Almost nobody was buying offices in London in the final quarter of 2022 as the market turmoil from now-abandoned government spending plans sent borrowing costs soaring.
Less than 400 million pounds ($488 million) of offices in the UK capital were bought and sold in the final three months of the year, an 88 per cent drop from the prior quarter, according to CoStar Group Inc. The dealmaking freeze - worse than the decline during the financial crisis or Covid-19 lockdowns - came as former prime minister Liz Truss’s proposals for unfunded tax cuts spooked markets.
About 6.4 billion pounds of deals were recorded in the first quarter, when investors were pricing in a gentle increase in rates - an outlook that drastically changed during the year as central bankers tried to get a grip of inflation and markets struggled to digest Truss’s plans. Over the past 20 years, about 3.5 billion pounds worth of offices have been bought and sold each quarter on average, CoStar’s data show.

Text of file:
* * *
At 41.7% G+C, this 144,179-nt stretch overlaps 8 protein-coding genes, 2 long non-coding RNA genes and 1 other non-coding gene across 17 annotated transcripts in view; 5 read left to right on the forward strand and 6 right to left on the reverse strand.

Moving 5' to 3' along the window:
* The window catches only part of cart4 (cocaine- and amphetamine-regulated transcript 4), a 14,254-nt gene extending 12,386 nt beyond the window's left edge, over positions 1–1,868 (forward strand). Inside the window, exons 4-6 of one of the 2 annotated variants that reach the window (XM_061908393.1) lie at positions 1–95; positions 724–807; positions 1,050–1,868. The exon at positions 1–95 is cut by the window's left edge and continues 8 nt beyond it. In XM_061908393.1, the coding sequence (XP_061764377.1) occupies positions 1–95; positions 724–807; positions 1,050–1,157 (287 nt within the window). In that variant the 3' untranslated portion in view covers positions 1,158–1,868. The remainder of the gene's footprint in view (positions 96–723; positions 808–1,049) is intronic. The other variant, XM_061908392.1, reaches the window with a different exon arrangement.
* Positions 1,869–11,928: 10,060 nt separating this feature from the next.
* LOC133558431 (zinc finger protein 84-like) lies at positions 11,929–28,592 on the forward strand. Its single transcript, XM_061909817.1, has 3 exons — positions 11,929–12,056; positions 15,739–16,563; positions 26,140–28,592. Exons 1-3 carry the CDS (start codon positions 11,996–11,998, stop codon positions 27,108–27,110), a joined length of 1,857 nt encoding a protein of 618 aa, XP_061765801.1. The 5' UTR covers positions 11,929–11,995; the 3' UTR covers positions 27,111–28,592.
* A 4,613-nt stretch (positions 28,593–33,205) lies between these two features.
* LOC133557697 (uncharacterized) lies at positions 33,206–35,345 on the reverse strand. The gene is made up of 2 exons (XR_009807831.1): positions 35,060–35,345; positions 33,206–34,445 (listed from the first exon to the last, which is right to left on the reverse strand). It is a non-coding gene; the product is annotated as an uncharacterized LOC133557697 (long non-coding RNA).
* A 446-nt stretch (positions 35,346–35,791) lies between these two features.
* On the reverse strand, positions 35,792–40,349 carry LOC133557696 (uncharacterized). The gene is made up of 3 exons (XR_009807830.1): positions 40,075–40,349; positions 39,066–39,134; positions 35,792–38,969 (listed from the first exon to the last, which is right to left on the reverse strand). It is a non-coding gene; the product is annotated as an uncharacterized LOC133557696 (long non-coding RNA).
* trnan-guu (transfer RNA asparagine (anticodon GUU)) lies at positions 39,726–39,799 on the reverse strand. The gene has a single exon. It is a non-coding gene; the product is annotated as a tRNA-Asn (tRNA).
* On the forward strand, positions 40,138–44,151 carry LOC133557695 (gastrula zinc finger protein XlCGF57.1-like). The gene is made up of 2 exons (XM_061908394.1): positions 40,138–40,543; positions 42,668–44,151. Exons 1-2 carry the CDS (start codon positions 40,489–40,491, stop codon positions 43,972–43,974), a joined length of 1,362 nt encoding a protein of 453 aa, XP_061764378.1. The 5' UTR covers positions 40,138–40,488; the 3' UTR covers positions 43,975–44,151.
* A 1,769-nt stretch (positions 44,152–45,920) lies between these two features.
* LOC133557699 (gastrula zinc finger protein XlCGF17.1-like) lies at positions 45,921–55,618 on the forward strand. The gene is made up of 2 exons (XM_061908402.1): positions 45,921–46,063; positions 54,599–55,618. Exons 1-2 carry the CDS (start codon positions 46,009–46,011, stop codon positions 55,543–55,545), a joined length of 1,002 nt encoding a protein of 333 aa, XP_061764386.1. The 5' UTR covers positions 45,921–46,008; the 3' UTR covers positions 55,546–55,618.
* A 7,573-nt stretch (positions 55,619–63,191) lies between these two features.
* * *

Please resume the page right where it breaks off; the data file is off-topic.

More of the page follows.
The freeze in deals comes as buyers wait for rates to feed through to valuations. Would-be sellers have yet to mark down their holdings or breach their loan terms, which could pressure them to sell.